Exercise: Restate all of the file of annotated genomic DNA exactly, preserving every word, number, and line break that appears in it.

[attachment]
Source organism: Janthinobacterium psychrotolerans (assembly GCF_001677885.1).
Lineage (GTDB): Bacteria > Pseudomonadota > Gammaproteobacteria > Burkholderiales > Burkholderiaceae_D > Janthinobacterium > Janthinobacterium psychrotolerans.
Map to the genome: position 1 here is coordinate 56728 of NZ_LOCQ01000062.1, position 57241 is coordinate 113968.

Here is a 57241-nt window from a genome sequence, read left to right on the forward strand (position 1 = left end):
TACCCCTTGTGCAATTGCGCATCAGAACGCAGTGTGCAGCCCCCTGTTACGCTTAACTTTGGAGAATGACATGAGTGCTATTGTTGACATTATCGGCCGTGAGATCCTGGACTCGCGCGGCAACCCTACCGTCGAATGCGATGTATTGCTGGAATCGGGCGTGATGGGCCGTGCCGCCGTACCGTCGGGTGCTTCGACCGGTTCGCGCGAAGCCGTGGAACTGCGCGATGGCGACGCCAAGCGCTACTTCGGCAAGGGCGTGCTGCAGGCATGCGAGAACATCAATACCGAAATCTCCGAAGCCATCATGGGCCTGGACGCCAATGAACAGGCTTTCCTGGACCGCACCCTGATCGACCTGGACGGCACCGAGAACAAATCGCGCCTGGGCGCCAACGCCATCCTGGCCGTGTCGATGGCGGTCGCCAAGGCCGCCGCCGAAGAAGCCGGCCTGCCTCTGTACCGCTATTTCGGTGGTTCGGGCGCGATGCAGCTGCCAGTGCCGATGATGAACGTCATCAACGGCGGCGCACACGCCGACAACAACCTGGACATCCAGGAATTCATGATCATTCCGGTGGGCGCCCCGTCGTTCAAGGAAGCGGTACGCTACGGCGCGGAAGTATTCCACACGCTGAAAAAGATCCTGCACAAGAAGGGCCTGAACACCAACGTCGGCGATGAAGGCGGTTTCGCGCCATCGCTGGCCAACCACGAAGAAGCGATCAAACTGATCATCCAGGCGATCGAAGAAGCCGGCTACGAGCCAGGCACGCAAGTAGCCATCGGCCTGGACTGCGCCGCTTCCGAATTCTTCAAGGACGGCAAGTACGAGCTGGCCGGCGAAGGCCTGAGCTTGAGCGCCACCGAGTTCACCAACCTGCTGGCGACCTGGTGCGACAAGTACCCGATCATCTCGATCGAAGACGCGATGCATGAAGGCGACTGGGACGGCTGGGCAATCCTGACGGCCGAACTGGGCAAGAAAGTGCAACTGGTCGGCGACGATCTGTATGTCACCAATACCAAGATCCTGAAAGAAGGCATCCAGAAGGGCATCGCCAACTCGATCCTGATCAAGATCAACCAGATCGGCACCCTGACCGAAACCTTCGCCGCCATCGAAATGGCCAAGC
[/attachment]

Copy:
Source organism: Janthinobacterium psychrotolerans (assembly GCF_001677885.1).
Lineage (GTDB): Bacteria > Pseudomonadota > Gammaproteobacteria > Burkholderiales > Burkholderiaceae_D > Janthinobacterium > Janthinobacterium psychrotolerans.
Map to the genome: position 1 here is coordinate 56728 of NZ_LOCQ01000062.1, position 57241 is coordinate 113968.

Here is a 57241-nt window from a genome sequence, read left to right on the forward strand (position 1 = left end):
TACCCCTTGTGCAATTGCGCATCAGAACGCAGTGTGCAGCCCCCTGTTACGCTTAACTTTGGAGAATGACATGAGTGCTATTGTTGACATTATCGGCCGTGAGATCCTGGACTCGCGCGGCAACCCTACCGTCGAATGCGATGTATTGCTGGAATCGGGCGTGATGGGCCGTGCCGCCGTACCGTCGGGTGCTTCGACCGGTTCGCGCGAAGCCGTGGAACTGCGCGATGGCGACGCCAAGCGCTACTTCGGCAAGGGCGTGCTGCAGGCATGCGAGAACATCAATACCGAAATCTCCGAAGCCATCATGGGCCTGGACGCCAATGAACAGGCTTTCCTGGACCGCACCCTGATCGACCTGGACGGCACCGAGAACAAATCGCGCCTGGGCGCCAACGCCATCCTGGCCGTGTCGATGGCGGTCGCCAAGGCCGCCGCCGAAGAAGCCGGCCTGCCTCTGTACCGCTATTTCGGTGGTTCGGGCGCGATGCAGCTGCCAGTGCCGATGATGAACGTCATCAACGGCGGCGCACACGCCGACAACAACCTGGACATCCAGGAATTCATGATCATTCCGGTGGGCGCCCCGTCGTTCAAGGAAGCGGTACGCTACGGCGCGGAAGTATTCCACACGCTGAAAAAGATCCTGCACAAGAAGGGCCTGAACACCAACGTCGGCGATGAAGGCGGTTTCGCGCCATCGCTGGCCAACCACGAAGAAGCGATCAAACTGATCATCCAGGCGATCGAAGAAGCCGGCTACGAGCCAGGCACGCAAGTAGCCATCGGCCTGGACTGCGCCGCTTCCGAATTCTTCAAGGACGGCAAGTACGAGCTGGCCGGCGAAGGCCTGAGCTTGAGCGCCACCGAGTTCACCAACCTGCTGGCGACCTGGTGCGACAAGTACCCGATCATCTCGATCGAAGACGCGATGCATGAAGGCGACTGGGACGGCTGGGCAATCCTGACGGCCGAACTGGGCAAGAAAGTGCAACTGGTCGGCGACGATCTGTATGTCACCAATACCAAGATCCTGAAAGAAGGCATCCAGAAGGGCATCGCCAACTCGATCCTGATCAAGATCAACCAGATCGGCACCCTGACCGAAACCTTCGCCGCCATCGAAATGGCCAAGC